|Hezbollah militia in Syria|
This war within a war carries new dangers for the Middle East, for Islam and for the outside world. The regionization of the conflict was reflected on May 25 when Hezbollah chief Hassan Nasrallah vowed his Lebanese militia would ''bear the responsibilities and the sacrifices. This battle is ours, and I promise you victory.'' Since then, his fighters have helped repel the rebel's spring offensive in northern Syria. In a pivotal battle on June 5, they helped the Syrian military recapture the city of al-Qusayr, a rebel hub for the past year. The victory was a huge military and psychological break for President Bashar Assad -- and a particularly forceful way for Hezbollah to announce its presence in the fray.
Among Assad's enemies, al-Nusra Front -- the best-armed and most disciplined of the rebel's many disjointed factions ( left ) -- formally announced its allegiance to al-Qaeda. It has been especially effective this year in northern Idlib province and in the eastern Damascus suburbs, reportedly with growing help from foreign fighters from Libya, Saudi Arabia, Tunisia and beyond. Hezbollah and al-Qaeda are also now redefining the Syrian conflict in sectarian terms, pitting Shi'ites against Sunnis and inflaming passions that date back to Islam's greatest split 1,400 years ago, when two factions of the Prophet Muhammad's followers quarrelled over who was his rightful heir. As a result, the conflict is no longer just about man-made ideology or temporal politics or an autocratic dynasty. It's also about interpreting God's will, but this time the Angel Gabrielle has not interfered with his ramblings.
The dangers are reflected in each group's recent targets. The al-Qaeda affiliate claimed to have dug up the remains of a 7th century Shi'ite martyr Hojr Ben al-Kundi after destroying his shrine outside Damascus. In turn, Sunni mosques have come under increasing attack (right). This sectarian stupidness is spilling across Syria's borders. Already attacks have erupted in Lebanon with a 100 kg bomb detonated in the Hezbollah neighbourhood in Beirut. For the outside world, the possible consequences of this escalation are also dire. Hezbollah and al-Qaeda are responsible for two of the deadliest attacks on U.S. targets since World War II. Hezbollah killed 241 Marines in a bombing in Beirut in 1983, and al-Qaeda killed nearly 3000 people on Sept. 11, 2001 in New York City.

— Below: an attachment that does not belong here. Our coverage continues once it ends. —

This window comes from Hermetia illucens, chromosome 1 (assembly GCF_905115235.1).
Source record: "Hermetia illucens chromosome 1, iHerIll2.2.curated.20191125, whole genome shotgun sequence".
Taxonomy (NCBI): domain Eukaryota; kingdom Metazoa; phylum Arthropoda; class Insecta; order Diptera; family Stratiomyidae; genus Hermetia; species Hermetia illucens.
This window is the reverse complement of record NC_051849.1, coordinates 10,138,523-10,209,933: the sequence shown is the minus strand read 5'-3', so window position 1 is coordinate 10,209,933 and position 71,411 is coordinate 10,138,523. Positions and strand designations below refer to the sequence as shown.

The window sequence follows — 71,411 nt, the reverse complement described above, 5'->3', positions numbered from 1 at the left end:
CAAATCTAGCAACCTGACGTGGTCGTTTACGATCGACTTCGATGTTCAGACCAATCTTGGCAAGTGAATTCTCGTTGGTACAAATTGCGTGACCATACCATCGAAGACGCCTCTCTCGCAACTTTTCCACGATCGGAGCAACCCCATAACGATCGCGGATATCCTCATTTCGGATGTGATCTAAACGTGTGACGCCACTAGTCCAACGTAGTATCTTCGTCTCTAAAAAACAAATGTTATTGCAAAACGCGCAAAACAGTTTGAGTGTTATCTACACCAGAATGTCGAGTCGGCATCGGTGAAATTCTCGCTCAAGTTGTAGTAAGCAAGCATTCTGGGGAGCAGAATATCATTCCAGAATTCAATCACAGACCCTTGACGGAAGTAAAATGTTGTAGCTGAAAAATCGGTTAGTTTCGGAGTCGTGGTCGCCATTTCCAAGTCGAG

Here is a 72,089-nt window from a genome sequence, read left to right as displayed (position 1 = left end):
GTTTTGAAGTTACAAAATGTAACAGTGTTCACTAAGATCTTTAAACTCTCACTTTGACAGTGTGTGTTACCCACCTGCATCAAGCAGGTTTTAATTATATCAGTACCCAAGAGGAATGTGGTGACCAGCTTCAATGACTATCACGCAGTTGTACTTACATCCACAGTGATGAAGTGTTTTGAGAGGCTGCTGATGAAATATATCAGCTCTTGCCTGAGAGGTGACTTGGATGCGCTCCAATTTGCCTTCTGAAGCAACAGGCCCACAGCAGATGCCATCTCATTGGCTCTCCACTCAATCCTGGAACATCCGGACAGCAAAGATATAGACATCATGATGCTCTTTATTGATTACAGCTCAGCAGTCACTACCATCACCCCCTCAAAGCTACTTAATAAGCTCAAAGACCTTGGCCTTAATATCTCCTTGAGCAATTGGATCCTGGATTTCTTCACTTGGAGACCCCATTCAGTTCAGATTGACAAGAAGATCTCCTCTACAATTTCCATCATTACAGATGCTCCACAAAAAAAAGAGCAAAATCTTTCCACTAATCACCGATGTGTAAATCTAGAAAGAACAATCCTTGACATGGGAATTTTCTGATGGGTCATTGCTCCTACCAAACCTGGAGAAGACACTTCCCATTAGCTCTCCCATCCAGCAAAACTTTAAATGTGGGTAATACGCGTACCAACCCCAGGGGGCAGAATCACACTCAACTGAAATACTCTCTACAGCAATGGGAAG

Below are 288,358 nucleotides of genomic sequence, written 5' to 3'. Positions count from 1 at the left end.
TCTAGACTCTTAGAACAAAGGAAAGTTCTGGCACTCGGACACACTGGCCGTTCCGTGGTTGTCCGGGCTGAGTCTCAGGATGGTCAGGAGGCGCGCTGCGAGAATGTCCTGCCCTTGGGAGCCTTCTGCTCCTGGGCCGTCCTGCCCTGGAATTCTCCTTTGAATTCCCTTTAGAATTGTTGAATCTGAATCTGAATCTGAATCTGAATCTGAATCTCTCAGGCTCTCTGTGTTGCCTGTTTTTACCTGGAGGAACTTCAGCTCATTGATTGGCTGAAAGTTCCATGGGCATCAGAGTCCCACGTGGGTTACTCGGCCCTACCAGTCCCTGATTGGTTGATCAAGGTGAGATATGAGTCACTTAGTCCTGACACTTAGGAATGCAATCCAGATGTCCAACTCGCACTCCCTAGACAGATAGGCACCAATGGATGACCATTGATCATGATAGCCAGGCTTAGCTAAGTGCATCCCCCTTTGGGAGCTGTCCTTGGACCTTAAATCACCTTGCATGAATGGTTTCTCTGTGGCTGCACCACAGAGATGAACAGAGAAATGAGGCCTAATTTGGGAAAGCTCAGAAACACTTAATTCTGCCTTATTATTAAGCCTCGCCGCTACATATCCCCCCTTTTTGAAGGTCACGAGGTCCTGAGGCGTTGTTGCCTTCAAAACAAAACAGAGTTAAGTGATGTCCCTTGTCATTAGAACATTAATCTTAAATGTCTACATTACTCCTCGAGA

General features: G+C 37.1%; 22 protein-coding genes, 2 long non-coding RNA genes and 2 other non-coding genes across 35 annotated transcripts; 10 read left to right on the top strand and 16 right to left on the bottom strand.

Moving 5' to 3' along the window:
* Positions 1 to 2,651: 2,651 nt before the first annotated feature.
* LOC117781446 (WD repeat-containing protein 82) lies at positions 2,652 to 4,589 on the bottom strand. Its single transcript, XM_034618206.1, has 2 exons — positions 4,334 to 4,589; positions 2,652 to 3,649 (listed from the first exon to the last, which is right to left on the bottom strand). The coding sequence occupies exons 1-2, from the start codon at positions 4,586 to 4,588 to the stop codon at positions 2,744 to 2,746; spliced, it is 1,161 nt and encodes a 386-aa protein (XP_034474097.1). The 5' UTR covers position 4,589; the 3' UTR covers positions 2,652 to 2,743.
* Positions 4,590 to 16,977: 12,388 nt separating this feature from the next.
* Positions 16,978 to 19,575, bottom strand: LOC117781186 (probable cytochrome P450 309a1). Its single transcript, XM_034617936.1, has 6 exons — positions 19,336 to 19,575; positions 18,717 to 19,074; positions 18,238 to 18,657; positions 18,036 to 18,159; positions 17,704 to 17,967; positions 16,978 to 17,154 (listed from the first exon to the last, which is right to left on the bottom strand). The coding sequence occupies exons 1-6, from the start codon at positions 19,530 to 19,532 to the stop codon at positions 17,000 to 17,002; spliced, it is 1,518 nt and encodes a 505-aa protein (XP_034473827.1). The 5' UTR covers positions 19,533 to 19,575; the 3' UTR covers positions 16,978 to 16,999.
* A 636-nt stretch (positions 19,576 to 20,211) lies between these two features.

The role of both groups' followers in Syria increases the danger that Hezbollah or al-Qaeda could gain a long term political or physical foothold in one of the most important countries in the Middle East. That sort of influence would represent the exact opposite of the democratic dream envisioned by many in Syria when the initial protests erupted in March 2011, triggered by the arrest of teenagers who had spray-painted antigovernment graffiti on the walls in the Syrian town of Dara'a.
The Way I See It.....the presence of Hezbollah and al-Qaeda in Syria will also almost certainly complicate diplomatc efforts to find any form of political compromise. Neither group has ever shown much interest in negotiating. The flames of hatred and mistrust even after the war ends will be hard quench. As history repeatedly shows, sectarian wars are often harder to resolve than political conflicts.
The biggest losers from the emergence of this new fault line are the uprising's early heroes -- the peaceful dissidents and defectors who later took up arms to protect themselves against Assad's military. Their brave struggle seems increasingly marginal as Syria becomes a battleground for the region's extremists.